"Children of Alcoholics." VHS and 16mm, 18 min. 1983. National Film Board, Toronto. The effect of alcohol on the family is discussed in this film, set in a northern Alberta town.

"Children of Wind River." U-Matic, 30 min. 1989. Wyoming Public Television, Riverton, Wyoming. Teenage suicide, alcoholism, and poverty are discussed by tribal leaders and members, health and child care providers, and social service workers on the Wind River Reservation.

"Choose Nutrition Now, It Pays." 20 min. Labrador Institute of Northern Studies, St. John's, Newfoundland. Designed to teach Aboriginal people to select affordable nutritious store food, Labrador Inuit women discuss the change from traditional foods to mass marketed food and food products.

"A Circle of Healing. Part 1: Breaking the Silence. Part 2: When the Eagle Lands on the Moon." VHS and U-Matic. CBC, Toronto.
 

"Circle of Life." 2 VHS and 4 study guides, 75 min. 1990. Leech Lake Reservation Health Division, Cass Lake, Minnesota. Teenagers relate their experiences with substance abuse, abusive relationships, teen pregnancy, and parenting. They offer advice about education, relationships, prenatal care, and family planning.

"Circle of Life: Wellness and Sexuality." VHS and 1 study guide, 11 min. 1991. Planned Parenthood of Central Oklahoma, Oklahoma City, Oklahoma. Native teens explore the issues of relationships, pregnancy and AIDS by following the story of a teenage couple who meet at a Powwow. The study guide provides a synopsis of the story and suggested study questions and activities.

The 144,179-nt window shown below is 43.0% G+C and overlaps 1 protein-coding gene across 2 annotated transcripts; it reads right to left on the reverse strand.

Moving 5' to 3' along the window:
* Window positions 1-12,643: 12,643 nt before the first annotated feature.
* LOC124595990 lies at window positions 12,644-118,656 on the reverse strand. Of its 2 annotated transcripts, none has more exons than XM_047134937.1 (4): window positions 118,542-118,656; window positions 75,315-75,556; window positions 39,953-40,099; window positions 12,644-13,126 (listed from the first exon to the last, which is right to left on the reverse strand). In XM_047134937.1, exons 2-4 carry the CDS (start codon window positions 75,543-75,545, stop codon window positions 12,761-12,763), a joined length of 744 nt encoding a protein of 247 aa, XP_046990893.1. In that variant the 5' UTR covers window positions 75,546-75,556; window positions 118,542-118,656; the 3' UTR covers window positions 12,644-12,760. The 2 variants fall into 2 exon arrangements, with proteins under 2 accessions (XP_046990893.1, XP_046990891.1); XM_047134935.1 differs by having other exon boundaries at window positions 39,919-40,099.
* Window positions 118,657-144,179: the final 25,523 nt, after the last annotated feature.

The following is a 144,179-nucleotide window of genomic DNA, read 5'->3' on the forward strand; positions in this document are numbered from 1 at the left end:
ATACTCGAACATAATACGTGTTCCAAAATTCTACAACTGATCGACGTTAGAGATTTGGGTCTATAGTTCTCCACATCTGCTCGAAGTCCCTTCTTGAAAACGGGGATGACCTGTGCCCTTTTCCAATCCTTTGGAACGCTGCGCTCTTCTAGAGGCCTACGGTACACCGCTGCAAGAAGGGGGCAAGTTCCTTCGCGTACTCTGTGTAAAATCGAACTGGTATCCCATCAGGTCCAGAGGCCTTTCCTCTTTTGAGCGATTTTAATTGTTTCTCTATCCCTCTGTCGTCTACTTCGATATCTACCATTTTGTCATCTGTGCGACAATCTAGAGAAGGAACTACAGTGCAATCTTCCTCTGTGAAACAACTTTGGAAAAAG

"Circle of Warriors." VHS, 27 minutes. 1989. National Native American AIDS Prevention Center, Oakland, California. Ten Native Americans living with HIV infection and AIDS are asked questions by noted Native American AIDS prevention advocate Dr. Terry Tafoya. They talk about their reaction to their diagnosis, what they would want done differently, what
help clinics should provide, and the role of the medicine wheel.


"Communicating with Native American Patients." VHS, 25 min. 1988. has dual soundtrack to accommodate the addition of a tribal language, Native American Research and Training Center, Tucson, Arizona. Ellen Jackson, R.N. (Navajo) lectures on communication problems that often arise in the relationship between the Indian patient and the health care provider. She suggests ways to communicate effectively, including establishing rapport, difficulties that might occur with treatment regimens and appointment-keeping, the medicine man, and the importance of translator competence.

"Coppermine." VHS, 56 min. 1992. National Film Board of Canada, Montreal. The film portrays the health consequences to the Copper Inuit of the immigration of the Americans and British to Canada's Coronation Gulf and Victoria Island in the early 1900's.

"Cross-Cultural Issues and Risk Assessment." VHS, 30 min. 1991. Northwest Indian Child Welfare Association, Portland, Oregon. The video addresses cultural misinterpretations that can occur. These may lead to inappropriate placement decisions when using standard risk assessment tools with American Indian clients.

"Cross-Cultural Issues in Out-of-Home Care." Videotape, 26 min. Northwest Indian Child Welfare Association, Portland, Oregon. The video addresses placement of Indian children in substitute care, introduces cultural issues involved in placement decisions, and demonstrates why accommodation to the Indian Child Welfare Act is good practice.

"Crow Dog's Paradise." 16mm, color, 28 min. 1978. Centre Communications, Boulder, Colorado. Crow Dog's Paradise is a Lakota Sioux Indian enclave. The film shows the medicine man, the purification rite of the sweat lodge, medicinal uses of peyote, and the function of fasting as an avenue to enlightenment.

"Cultural Sensitivity in Health and Healing: School of Health Professions Keynote Address." VHS. 1989. NAU Television Services, Flagstaff, Arizona. The lecture is given by Agnes Marie Aamodt, an emeritus professor of Nursing and Anthropology at the University of Arizona. She speaks about the importance of recognizing cultural differences in providing health care to Native Americans.